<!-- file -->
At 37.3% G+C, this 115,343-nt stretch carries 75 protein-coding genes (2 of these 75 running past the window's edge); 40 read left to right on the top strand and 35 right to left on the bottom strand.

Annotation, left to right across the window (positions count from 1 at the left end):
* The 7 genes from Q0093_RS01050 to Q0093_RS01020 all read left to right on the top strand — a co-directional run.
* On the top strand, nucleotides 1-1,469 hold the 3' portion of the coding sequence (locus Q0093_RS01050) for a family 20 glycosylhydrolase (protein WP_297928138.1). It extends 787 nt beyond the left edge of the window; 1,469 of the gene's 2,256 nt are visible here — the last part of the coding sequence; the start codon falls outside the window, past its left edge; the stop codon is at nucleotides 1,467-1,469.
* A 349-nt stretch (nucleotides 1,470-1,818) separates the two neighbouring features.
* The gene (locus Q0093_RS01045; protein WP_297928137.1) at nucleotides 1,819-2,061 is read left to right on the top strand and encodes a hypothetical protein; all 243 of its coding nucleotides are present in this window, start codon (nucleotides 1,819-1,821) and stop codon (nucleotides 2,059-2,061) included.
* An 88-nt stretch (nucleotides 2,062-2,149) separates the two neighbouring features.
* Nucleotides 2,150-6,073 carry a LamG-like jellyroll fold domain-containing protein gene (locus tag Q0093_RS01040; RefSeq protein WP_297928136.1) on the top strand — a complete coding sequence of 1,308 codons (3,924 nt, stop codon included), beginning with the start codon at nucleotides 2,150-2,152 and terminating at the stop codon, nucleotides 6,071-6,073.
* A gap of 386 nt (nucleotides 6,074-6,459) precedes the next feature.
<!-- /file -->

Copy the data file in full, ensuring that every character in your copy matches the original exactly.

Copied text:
At 37.3% G+C, this 115,343-nt stretch carries 75 protein-coding genes (2 of these 75 running past the window's edge); 40 read left to right on the top strand and 35 right to left on the bottom strand.

Annotation, left to right across the window (positions count from 1 at the left end):
* The 7 genes from Q0093_RS01050 to Q0093_RS01020 all read left to right on the top strand — a co-directional run.
* On the top strand, nucleotides 1-1,469 hold the 3' portion of the coding sequence (locus Q0093_RS01050) for a family 20 glycosylhydrolase (protein WP_297928138.1). It extends 787 nt beyond the left edge of the window; 1,469 of the gene's 2,256 nt are visible here — the last part of the coding sequence; the start codon falls outside the window, past its left edge; the stop codon is at nucleotides 1,467-1,469.
* A 349-nt stretch (nucleotides 1,470-1,818) separates the two neighbouring features.
* The gene (locus Q0093_RS01045; protein WP_297928137.1) at nucleotides 1,819-2,061 is read left to right on the top strand and encodes a hypothetical protein; all 243 of its coding nucleotides are present in this window, start codon (nucleotides 1,819-1,821) and stop codon (nucleotides 2,059-2,061) included.
* An 88-nt stretch (nucleotides 2,062-2,149) separates the two neighbouring features.
* Nucleotides 2,150-6,073 carry a LamG-like jellyroll fold domain-containing protein gene (locus tag Q0093_RS01040; RefSeq protein WP_297928136.1) on the top strand — a complete coding sequence of 1,308 codons (3,924 nt, stop codon included), beginning with the start codon at nucleotides 2,150-2,152 and terminating at the stop codon, nucleotides 6,071-6,073.
* A gap of 386 nt (nucleotides 6,074-6,459) precedes the next feature.